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# Databases Design. Introduction to SQL. Relational algebra

## 1. Databases Design. Introduction to SQL LECTURE 7 Relational algebra

IITU, ALMATY, 2020## 2. Links for Video

» Part 1 https://youtu.be/b34eoySTv6s» Part 2 https://youtu.be/bZxo7X6dSVc

## 3. Review

» Conceptual stage Logical stage» Data model?

–

–

–

–

–

network

hierarchical

relational

object-oriented

object-relational

## 4. Review

» The main concepts of RDM– Relations – two-dimensional tables (attributes, tuples,

keys, domains, etc.)

– Constraints – entity integrity, referential integrity, etc.

– Relational algebra – operations to manipulate

relations

## 5. Relational Algebra (RA)

» Important part of a data model is a manipulationmechanism, or query language, to allow the underlying

data to be retrieved and updated

» Relational algebra defined by Codd, 1971 as the basis for

relational languages

» A procedural language, can be used to tell the DBMS

how to build a new relation from one or more relations in

the database

» Formal, non-user-friendly language

» Have been used as the basis for other, higher-level Data

Manipulation Languages (DMLs) for relational databases

## 6. Relational Algebra

» Is a theoretical language with operations that work onone or more relations to define another relation without

changing the original relation(s)

» The operands and the results are relations

» So the output from one operation can become the input

to another operation

» Therefore, expressions can be nested in the relational

algebra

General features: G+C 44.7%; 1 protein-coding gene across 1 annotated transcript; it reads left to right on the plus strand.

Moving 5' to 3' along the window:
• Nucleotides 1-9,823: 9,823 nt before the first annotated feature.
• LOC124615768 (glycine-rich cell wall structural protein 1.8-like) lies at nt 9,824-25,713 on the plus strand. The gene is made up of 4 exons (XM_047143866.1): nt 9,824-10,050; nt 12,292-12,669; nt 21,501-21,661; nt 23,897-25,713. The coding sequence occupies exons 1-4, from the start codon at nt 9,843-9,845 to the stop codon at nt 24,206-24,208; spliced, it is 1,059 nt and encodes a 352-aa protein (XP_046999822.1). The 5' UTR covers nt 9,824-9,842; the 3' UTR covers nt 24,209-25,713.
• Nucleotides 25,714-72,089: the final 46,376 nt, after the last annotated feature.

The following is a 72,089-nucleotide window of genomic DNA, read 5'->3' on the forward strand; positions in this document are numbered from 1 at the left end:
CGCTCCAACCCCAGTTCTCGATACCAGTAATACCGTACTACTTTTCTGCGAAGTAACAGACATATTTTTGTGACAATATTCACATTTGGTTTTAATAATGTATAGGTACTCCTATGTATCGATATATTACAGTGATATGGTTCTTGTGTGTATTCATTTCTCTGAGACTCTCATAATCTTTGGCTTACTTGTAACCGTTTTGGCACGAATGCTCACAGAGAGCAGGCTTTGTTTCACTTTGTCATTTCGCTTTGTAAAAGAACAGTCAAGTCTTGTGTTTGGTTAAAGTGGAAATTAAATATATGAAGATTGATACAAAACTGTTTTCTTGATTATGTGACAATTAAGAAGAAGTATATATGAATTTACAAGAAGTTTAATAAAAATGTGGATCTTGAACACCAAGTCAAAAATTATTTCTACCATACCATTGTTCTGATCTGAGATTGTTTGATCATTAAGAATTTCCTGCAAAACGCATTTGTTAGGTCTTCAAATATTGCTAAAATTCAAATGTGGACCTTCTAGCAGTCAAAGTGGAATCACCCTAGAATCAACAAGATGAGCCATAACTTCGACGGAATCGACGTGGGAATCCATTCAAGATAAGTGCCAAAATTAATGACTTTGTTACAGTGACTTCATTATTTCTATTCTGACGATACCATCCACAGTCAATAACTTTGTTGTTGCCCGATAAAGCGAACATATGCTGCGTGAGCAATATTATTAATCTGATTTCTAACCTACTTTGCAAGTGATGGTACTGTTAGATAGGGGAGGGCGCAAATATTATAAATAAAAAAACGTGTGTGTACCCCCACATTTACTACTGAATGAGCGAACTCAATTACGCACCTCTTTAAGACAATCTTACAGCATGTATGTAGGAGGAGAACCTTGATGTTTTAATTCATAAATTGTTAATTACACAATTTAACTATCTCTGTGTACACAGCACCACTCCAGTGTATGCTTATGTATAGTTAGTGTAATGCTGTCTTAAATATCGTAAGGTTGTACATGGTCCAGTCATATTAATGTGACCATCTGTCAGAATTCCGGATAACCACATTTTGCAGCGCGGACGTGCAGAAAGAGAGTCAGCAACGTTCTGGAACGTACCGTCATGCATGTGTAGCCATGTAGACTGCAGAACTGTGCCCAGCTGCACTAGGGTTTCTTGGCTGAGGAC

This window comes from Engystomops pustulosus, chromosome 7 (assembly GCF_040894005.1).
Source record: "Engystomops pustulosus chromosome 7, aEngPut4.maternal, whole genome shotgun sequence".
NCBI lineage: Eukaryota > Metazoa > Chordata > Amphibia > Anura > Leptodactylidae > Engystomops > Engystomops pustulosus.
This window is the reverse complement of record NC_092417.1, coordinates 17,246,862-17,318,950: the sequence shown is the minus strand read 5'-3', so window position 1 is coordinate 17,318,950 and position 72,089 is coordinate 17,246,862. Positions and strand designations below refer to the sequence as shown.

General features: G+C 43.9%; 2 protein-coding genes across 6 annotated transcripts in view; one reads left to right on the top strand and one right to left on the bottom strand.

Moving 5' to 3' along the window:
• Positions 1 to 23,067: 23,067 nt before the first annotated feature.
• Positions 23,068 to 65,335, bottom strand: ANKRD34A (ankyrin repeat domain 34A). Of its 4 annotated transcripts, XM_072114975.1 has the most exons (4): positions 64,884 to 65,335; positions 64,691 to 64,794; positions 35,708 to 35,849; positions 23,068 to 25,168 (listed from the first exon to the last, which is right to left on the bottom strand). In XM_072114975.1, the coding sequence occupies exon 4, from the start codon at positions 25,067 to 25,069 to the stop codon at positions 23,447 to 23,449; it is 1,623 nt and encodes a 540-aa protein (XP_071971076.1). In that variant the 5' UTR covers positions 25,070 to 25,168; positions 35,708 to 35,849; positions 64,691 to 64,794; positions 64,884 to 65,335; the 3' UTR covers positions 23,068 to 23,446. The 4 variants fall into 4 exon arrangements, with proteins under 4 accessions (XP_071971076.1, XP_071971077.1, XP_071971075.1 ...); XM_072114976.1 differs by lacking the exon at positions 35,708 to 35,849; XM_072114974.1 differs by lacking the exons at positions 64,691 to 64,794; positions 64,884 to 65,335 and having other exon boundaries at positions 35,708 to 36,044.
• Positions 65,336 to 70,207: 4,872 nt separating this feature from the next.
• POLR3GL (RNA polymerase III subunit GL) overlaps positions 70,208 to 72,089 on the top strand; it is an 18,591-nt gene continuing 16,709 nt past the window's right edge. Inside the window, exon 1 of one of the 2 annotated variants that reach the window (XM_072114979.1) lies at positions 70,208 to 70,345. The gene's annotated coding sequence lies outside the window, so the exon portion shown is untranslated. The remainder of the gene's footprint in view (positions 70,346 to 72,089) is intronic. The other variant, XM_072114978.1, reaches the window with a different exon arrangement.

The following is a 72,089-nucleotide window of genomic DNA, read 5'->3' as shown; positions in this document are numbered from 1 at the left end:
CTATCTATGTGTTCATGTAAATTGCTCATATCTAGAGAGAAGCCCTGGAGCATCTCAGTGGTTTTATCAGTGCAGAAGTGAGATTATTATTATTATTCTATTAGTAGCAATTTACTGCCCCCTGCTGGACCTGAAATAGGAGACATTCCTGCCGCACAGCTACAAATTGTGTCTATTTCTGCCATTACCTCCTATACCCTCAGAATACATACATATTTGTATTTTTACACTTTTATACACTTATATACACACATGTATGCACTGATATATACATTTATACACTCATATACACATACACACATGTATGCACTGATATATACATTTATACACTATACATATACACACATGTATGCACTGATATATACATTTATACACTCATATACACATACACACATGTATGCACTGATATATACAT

» This property is called closure: relations are closed

## 7. Operations of Relational Algebra

» The 5 fundamental operations in RA perform most of thedata retrieval operations that we are interested in

– Selection

Unary

– Projection

– Cartesian product

– Union

– Set difference

» Also 3 operations exists, which can be expressed in terms of

the 5 basic operations

– Join

– Intersection

– Division

## 8. SQL Structure

DDL (Data Definition Language)

DML (Data Manipulation Language)

TCL (Transaction Control Language)

DCL (Data Control Language)

## 9. Last lecture

A DML is a language which enables toaccess and manipulate data.

DML statements:

• INSERT

• UPDATE

• DELETE

• SELECT

## 10. Querying Data From Tables

• Query operations facilitate data retrieval fromone or more tables.

• The result of any query is a table.

• The result can be further manipulated by other

query operations.

## 11. Querying Data From Tables

• SQL allows to query data usingSELECT statement.

Syntax:

SELECT attribute(s)

FROM table(s)

[WHERE selection condition(s)] ;

## 12. Projection

Projection, referred to as Π (pi)• Selects a set of attributes from a table

• The attributes are subscripts to Π and the table

is in parenthesis

Π stud_id (Students)

• Projection is represented in a SQL SELECT

statement’s attribute list. The above projection

is synonymous to the following SQL query:

SELECT stud_id

FROM Students;

## 13. Selection

Selection, referred to as σ (sigma)• Selects a set of rows from a table that

satisfy a selection condition

• The selection condition is the subscript to σ

and the table is in parenthesis.

σ stud_id=01 (Students)

## 14. Selection

• In SQL, selection is represented in the WHEREclause of a SELECT statement.